View our feature on Jeff Carlson’s Plague Zone.After surviving the machine plague and the world war that followed, nanotech researcher Ruth Goldman and ex-army ranger Cam Najarro discovered that a new contagion is about to be unleashed.
Read Jeff Carlson’s blogs and other content on the Penguin Community.
“Gripping. Jeff Carlson concludes his Plague trilogy with an epic struggle among desperate nations equipped with nano weapons…This book is an object lesson in why we’d better learn to get along before the next arms race.”-Jack McDevitt, Nebula Award-winning author of The Devil’s Eye
“Jeff Carlson’s Plague Zone is a high-octane thriller at the core-slick, sharp, and utterly compelling. Oh yeah, and it’s frightening. SF doesn’t get much better than this.”-Steven Savile, international bestselling author of Silver
Please allow me to glow with pride for a moment. I’ve made the beginnings of a career out of those eight words and the terrifying concept behind them—that the only safe places on Earth are above 10,000 feet due to a runaway nanotechnology prototype.
The “Plague Year” trilogy has been a joy to write. Together, these books make an end-of-the-world epic full of bug swarms and exploding helicopters, and yet I like to think my college English professor would be pleased, too, because each of these novels gave me the chance to explore all three classic elements of story: Man against nature, man against man, and man against himself.
The environment is lethal.
The people are killers.
And everyone has to find a way to live with what they’ve done to survive.
I couldn’t be happier with the incredible tension of these books. The heroes are forced to deal with problems in every direction, both external and internal, from the large-scale conflict of the machine plague and a new world war to the very personal struggle for survival among the smallest safe havens in North America.
Looking back, it’s not just the characters who’ve stayed with me but the real-life individuals who gave freely of their time and education as I researched the many different threads of the story.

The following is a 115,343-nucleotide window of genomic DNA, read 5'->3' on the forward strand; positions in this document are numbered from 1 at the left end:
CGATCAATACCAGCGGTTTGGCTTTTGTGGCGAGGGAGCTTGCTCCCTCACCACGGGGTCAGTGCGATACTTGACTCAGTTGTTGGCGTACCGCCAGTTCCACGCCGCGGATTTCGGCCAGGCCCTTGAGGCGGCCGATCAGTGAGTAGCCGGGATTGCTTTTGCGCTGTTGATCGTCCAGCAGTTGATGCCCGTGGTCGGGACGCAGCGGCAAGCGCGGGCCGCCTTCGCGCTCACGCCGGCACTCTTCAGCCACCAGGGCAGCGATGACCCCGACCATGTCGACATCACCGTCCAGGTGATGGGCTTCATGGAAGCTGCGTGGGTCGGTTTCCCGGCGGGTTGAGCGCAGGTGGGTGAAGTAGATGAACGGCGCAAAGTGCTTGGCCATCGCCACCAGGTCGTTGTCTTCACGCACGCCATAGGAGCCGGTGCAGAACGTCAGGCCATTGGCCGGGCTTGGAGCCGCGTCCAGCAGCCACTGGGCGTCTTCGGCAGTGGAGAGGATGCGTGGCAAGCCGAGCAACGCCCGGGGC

I’m fortunate that I have a lot of experts at hand. My step-brother is a major in the Army Special Forces and has seen combat in Afghanistan and Columbia. “Bear” Lihani, a former Lt. Colonel in the Air Force now working for NORAD, has become a good friend as well as a steady hand in directing my air wars. My father is an engineer and former division head at Lawrence Livermore National Laboratory, where they do space defense lasers and other stuff right out of Men in Black. Any time I needed to bolt an air compressor to the floor of a single-engine plane or build a clean room out of nothing more than plastic sheeting and duct tape, Dad was there, like Batman, and I appreciate it more than I can say.
All three of these men were topnotch sounding boards, but I also had the privilege of meeting people who could speak to weird, scary things like evolutionary stresses and niche species break-out, so I’d also like to acknowledge Harry Green, Department of Ecology and Evolutionary Biology at Cornell University; Mike May, Professor of Entomology at Rutgers University; and Seth Gallagher with the Rocky Mountain Bird Observatory.
As for the nanotech itself, I owe a huge nod of thanks to Andreas Heinrich, Ph.D., one of the sharpest minds in nanotechnology today. Andreas answered any number of oddball questions as well as inviting me to step into a lab full of authentic nanotech gear. Fortunately, he didn’t let me turn anything on!
The trilogy has been a long journey and a good one. This is still barely the beginning for me—I’m knee-deep into a big new thriller as we speak—but it’s remarkably gratifying to hold these three books in my hand.
It started with reading when I was a boy. My father read The Hobbit to my brother and me when we were kids. Big mistake. By the time I was twelve I was reading James Michener and Jean M. Auel on my own, The Source, The Clan of the Cave Bear, all of those giant, wild, absorbing epics. Then I got into Heinlein and Haldeman and the short stories of John Varley, and those writers seemed to cover even more ground in books that were only a quarter as long as Michener’s doorstoppers. I was ready for it. My pace was increasing. Eventually I decided I wanted to play, too.
I hope Plague Zone knocks the eyeballs right out of your head. This one’s a doozy—the biggest of the bunch.
Readers can find free excerpts of my novels along with tour dates, videos, contests and more on my web site at www.jverse.com as well as a mind-croggling sci fi trivia contest. Winners will be given the chance to name a character after themselves or a friend either in my next new novel or in Colony High, my forthcoming collaboration with the amazing David Brin. See you there!